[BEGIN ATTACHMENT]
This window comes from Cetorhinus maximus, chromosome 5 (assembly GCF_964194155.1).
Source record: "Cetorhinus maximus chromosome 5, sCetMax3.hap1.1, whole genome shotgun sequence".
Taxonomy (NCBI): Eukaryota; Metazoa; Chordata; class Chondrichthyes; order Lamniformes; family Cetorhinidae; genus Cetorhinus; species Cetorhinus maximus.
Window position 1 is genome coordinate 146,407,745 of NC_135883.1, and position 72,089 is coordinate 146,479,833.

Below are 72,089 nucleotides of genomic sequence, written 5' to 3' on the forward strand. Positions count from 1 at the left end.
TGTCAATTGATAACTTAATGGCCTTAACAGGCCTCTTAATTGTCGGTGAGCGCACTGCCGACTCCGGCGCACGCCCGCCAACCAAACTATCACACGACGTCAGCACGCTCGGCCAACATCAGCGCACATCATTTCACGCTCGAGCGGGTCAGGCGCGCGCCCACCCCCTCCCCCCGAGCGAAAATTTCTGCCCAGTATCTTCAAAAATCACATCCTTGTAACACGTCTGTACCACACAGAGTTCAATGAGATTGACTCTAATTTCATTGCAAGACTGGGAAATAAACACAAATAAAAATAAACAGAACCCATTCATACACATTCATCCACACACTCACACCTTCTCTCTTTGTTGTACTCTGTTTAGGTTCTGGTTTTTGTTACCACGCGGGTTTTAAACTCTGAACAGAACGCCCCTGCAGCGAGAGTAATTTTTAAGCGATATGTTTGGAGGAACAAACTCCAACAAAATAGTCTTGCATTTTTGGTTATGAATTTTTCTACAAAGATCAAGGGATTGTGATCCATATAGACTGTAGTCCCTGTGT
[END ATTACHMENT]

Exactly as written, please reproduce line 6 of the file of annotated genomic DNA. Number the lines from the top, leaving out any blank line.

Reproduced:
TGTCAATTGATAACTTAATGGCCTTAACAGGCCTCTTAATTGTCGGTGAGCGCACTGCCGACTCCGGCGCACGCCCGCCAACCAAACTATCACACGACGTCAGCACGCTCGGCCAACATCAGCGCACATCATTTCACGCTCGAGCGGGTCAGGCGCGCGCCCACCCCCTCCCCCCGAGCGAAAATTTCTGCCCAGTATCTTCAAAAATCACATCCTTGTAACACGTCTGTACCACACAGAGTTCAATGAGATTGACTCTAATTTCATTGCAAGACTGGGAAATAAACACAAATAAAAATAAACAGAACCCATTCATACACATTCATCCACACACTCACACCTTCTCTCTTTGTTGTACTCTGTTTAGGTTCTGGTTTTTGTTACCACGCGGGTTTTAAACTCTGAACAGAACGCCCCTGCAGCGAGAGTAATTTTTAAGCGATATGTTTGGAGGAACAAACTCCAACAAAATAGTCTTGCATTTTTGGTTATGAATTTTTCTACAAAGATCAAGGGATTGTGATCCATATAGACTGTAGTCCCTGTGT